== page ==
See also 2 Kings xix. Moloch: The national God of the Ammonites; properly denominated horrid, since to him children were offered in sacrifice. Consult 2 Kings xxiii. The characters ascribed to Moloch and Belial prepare us for their respective speeches and behaviour in the second and sixth books.
Rabba, or Rabbah, was the principal city of the Ammonites, twenty miles northeast of Jericho, and on the east side of the Jordan. Argob is not far distant. Bashan is a large district of country lying east of the Sea of Tiberias, celebrated for its cattle, and its oaks. At the time of the conquest of Canaan by the Hebrews, the Ammonites occupied the country east of Jordan, from the river Arnon, which empties into the Dead Sea to the river Jabbok. The vale of Hinnom was near Jerusalem. Solomon built a temple to Moloch on the Mount of Olives 1 Kings xi.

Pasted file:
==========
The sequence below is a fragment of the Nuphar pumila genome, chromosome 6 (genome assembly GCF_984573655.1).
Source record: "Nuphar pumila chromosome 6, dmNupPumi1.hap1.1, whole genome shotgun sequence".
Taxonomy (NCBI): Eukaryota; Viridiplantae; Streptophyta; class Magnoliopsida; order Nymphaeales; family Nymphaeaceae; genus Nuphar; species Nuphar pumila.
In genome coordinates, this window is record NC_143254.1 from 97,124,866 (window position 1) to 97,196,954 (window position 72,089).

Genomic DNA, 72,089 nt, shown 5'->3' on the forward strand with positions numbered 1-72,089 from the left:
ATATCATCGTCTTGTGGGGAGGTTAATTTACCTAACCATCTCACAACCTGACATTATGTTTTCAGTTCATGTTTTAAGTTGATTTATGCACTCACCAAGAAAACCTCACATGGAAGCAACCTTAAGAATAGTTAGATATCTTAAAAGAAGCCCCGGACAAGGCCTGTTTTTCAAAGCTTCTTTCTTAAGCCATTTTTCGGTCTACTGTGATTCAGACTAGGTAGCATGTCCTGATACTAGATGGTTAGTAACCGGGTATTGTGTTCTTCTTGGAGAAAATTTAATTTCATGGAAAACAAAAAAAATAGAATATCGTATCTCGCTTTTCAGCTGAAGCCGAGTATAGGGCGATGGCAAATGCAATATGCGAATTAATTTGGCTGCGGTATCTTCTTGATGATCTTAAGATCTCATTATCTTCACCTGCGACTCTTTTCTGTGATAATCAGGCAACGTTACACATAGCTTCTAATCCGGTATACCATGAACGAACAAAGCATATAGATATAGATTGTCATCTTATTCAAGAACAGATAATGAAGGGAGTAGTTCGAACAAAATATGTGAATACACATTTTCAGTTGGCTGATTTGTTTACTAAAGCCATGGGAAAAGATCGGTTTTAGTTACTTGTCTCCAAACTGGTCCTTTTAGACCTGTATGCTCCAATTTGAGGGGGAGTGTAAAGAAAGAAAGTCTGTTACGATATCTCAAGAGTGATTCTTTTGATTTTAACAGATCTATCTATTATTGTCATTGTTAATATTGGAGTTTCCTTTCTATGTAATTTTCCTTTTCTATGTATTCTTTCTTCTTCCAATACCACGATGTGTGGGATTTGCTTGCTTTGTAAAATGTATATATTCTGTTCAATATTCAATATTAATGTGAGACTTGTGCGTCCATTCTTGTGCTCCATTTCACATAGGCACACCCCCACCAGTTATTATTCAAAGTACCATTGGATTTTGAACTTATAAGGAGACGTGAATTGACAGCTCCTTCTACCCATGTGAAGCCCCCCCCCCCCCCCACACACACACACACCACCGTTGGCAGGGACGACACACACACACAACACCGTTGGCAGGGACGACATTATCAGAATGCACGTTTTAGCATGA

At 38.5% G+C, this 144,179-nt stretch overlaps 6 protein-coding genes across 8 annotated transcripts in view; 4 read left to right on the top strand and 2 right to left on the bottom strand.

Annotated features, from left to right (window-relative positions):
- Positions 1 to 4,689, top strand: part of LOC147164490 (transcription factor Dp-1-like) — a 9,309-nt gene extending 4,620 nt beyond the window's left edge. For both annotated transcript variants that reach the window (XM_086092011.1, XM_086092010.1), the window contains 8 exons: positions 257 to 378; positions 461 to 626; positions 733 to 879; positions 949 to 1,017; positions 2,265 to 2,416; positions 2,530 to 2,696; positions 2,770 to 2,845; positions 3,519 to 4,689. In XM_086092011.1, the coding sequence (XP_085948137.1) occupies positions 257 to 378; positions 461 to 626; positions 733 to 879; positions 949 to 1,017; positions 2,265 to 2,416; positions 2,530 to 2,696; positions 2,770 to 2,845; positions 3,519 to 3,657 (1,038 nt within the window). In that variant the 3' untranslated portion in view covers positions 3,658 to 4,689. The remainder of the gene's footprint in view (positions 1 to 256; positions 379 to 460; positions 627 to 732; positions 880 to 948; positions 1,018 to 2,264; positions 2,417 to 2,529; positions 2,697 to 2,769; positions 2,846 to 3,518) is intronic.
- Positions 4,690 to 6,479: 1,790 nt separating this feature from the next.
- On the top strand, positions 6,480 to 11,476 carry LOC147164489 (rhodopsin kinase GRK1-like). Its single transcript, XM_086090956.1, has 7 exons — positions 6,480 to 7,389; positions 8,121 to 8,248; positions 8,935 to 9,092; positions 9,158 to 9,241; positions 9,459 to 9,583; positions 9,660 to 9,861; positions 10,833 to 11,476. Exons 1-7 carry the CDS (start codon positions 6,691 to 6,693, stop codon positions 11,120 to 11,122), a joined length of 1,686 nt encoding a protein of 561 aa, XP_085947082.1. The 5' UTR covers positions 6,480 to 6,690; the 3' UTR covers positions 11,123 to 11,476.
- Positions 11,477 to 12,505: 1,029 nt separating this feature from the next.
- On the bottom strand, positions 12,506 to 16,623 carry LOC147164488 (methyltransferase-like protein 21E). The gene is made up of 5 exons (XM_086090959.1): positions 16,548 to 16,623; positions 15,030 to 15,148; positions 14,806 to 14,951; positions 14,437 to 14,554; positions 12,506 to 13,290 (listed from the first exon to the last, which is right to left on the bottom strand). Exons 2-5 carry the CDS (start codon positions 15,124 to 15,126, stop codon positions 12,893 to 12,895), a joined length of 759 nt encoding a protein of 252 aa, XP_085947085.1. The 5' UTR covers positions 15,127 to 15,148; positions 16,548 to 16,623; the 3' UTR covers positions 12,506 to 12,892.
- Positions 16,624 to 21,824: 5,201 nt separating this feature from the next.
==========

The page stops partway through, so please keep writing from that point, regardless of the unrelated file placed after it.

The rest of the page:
Tophet: In the Hebrew, drum; this and other noisy instruments being used to drown the cries of the miserable children who were offered to this idol; and Gehenna, or the valley of Hinnom, is in several places of the New Testament, and by our Saviour himself, made the name and type of hell. And black Gehenna call'd, the type of Hell. Peor his other name, when he enticed Israel in Sittim, on their march from Nile, To do him wanton rites, which cost them woe.
Yet thence his lustful orgies he enlarged E'en to that hill of scandal, by the grove Of Moloch homicide; lust hard by hate; Till good Josiah drove them thence to Hell. Chemos: The god of the Moabites. Consult 1 Kings xi. It is supposed to be same as Baal-Peor, and as Priapus. Hesebon Heshbon : Twenty-one miles east of the mouth of the Jordan.